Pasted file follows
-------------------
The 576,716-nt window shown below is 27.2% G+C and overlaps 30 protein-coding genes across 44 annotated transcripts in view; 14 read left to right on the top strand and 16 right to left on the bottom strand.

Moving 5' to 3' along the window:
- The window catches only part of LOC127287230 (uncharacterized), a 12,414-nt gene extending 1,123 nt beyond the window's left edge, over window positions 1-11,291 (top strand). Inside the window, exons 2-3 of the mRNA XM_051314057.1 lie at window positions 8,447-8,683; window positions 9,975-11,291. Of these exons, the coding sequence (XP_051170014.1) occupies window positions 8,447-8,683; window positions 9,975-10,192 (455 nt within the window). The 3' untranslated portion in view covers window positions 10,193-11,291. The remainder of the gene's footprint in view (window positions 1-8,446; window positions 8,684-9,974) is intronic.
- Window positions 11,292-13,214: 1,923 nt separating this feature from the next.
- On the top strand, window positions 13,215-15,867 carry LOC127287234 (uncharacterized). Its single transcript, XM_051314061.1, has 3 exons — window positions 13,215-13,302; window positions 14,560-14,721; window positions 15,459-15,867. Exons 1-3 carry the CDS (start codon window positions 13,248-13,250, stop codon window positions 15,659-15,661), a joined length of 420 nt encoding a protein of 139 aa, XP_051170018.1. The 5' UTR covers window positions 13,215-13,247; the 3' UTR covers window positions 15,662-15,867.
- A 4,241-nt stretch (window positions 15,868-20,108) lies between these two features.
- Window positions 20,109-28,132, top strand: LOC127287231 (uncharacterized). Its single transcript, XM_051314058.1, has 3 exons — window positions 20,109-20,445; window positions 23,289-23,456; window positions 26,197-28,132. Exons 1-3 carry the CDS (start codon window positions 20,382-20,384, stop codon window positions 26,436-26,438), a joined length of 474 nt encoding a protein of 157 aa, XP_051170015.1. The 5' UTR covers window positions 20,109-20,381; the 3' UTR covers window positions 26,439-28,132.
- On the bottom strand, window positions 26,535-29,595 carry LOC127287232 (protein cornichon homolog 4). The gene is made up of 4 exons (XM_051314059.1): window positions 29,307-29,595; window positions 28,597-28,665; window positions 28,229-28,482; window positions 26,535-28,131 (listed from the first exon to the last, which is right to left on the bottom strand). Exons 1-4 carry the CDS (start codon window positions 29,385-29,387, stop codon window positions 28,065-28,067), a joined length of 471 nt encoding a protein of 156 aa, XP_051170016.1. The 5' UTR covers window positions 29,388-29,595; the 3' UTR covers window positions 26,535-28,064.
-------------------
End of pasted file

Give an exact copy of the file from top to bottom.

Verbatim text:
The 576,716-nt window shown below is 27.2% G+C and overlaps 30 protein-coding genes across 44 annotated transcripts in view; 14 read left to right on the top strand and 16 right to left on the bottom strand.

Moving 5' to 3' along the window:
- The window catches only part of LOC127287230 (uncharacterized), a 12,414-nt gene extending 1,123 nt beyond the window's left edge, over window positions 1-11,291 (top strand). Inside the window, exons 2-3 of the mRNA XM_051314057.1 lie at window positions 8,447-8,683; window positions 9,975-11,291. Of these exons, the coding sequence (XP_051170014.1) occupies window positions 8,447-8,683; window positions 9,975-10,192 (455 nt within the window). The 3' untranslated portion in view covers window positions 10,193-11,291. The remainder of the gene's footprint in view (window positions 1-8,446; window positions 8,684-9,974) is intronic.
- Window positions 11,292-13,214: 1,923 nt separating this feature from the next.
- On the top strand, window positions 13,215-15,867 carry LOC127287234 (uncharacterized). Its single transcript, XM_051314061.1, has 3 exons — window positions 13,215-13,302; window positions 14,560-14,721; window positions 15,459-15,867. Exons 1-3 carry the CDS (start codon window positions 13,248-13,250, stop codon window positions 15,659-15,661), a joined length of 420 nt encoding a protein of 139 aa, XP_051170018.1. The 5' UTR covers window positions 13,215-13,247; the 3' UTR covers window positions 15,662-15,867.
- A 4,241-nt stretch (window positions 15,868-20,108) lies between these two features.
- Window positions 20,109-28,132, top strand: LOC127287231 (uncharacterized). Its single transcript, XM_051314058.1, has 3 exons — window positions 20,109-20,445; window positions 23,289-23,456; window positions 26,197-28,132. Exons 1-3 carry the CDS (start codon window positions 20,382-20,384, stop codon window positions 26,436-26,438), a joined length of 474 nt encoding a protein of 157 aa, XP_051170015.1. The 5' UTR covers window positions 20,109-20,381; the 3' UTR covers window positions 26,439-28,132.
- On the bottom strand, window positions 26,535-29,595 carry LOC127287232 (protein cornichon homolog 4). The gene is made up of 4 exons (XM_051314059.1): window positions 29,307-29,595; window positions 28,597-28,665; window positions 28,229-28,482; window positions 26,535-28,131 (listed from the first exon to the last, which is right to left on the bottom strand). Exons 1-4 carry the CDS (start codon window positions 29,385-29,387, stop codon window positions 28,065-28,067), a joined length of 471 nt encoding a protein of 156 aa, XP_051170016.1. The 5' UTR covers window positions 29,388-29,595; the 3' UTR covers window positions 26,535-28,064.